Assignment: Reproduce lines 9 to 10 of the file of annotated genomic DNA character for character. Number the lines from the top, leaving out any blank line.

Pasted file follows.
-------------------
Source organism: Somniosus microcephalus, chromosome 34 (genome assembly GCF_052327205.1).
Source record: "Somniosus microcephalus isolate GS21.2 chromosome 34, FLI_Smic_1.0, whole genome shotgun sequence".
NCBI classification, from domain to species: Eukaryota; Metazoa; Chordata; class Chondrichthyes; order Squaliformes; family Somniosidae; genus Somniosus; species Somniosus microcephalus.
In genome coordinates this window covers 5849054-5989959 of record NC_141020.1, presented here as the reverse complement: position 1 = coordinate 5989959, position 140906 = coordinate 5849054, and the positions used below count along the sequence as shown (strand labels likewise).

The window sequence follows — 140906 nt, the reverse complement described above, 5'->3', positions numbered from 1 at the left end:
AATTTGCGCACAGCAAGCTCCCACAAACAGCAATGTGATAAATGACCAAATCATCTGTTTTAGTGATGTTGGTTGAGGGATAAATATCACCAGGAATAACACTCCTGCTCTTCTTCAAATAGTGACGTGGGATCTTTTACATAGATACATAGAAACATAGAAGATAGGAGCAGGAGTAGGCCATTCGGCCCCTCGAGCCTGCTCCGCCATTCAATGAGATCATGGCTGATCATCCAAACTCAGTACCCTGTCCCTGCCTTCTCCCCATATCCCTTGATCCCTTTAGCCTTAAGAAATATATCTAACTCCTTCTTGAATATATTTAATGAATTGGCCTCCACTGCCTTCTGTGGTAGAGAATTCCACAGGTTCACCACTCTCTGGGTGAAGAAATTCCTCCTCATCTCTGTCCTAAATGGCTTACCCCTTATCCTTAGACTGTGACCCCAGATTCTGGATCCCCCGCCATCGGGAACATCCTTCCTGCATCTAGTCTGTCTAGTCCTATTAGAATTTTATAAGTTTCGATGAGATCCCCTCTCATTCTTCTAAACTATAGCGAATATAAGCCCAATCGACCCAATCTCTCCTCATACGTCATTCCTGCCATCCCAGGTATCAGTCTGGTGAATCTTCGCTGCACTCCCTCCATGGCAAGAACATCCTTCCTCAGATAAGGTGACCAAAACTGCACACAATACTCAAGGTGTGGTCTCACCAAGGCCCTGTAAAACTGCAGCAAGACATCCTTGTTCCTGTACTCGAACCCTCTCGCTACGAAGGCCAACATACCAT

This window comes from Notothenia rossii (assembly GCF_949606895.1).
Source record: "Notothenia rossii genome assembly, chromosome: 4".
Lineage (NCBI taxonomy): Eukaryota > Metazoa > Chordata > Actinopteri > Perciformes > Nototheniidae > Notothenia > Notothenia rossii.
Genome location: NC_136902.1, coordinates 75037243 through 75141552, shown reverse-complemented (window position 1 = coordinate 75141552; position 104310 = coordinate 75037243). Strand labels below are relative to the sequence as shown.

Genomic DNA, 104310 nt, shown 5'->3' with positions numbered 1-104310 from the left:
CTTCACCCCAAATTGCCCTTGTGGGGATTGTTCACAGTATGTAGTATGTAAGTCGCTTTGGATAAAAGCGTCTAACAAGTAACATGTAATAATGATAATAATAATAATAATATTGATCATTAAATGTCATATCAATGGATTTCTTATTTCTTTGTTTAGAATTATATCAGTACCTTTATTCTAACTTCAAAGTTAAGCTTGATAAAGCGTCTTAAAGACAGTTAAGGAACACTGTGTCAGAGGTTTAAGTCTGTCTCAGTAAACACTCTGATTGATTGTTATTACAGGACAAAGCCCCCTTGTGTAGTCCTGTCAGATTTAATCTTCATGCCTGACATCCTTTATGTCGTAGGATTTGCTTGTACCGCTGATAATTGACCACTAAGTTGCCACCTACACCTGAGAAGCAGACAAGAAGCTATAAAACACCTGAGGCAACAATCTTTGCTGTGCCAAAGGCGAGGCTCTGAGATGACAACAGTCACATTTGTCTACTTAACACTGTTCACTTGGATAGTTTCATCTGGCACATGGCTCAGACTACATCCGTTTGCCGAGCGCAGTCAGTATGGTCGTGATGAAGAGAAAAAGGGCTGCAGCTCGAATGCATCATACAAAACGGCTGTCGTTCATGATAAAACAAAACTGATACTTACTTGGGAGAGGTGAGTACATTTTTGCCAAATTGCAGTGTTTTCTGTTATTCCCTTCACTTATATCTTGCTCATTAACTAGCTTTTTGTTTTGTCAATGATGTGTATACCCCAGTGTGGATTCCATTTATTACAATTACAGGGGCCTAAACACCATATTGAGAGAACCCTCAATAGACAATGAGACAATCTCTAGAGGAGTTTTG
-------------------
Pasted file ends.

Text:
Lineage (NCBI taxonomy): Eukaryota > Metazoa > Chordata > Actinopteri > Perciformes > Nototheniidae > Notothenia > Notothenia rossii.
Genome location: NC_136902.1, coordinates 75037243 through 75141552, shown reverse-complemented (window position 1 = coordinate 75141552; position 104310 = coordinate 75037243). Strand labels below are relative to the sequence as shown.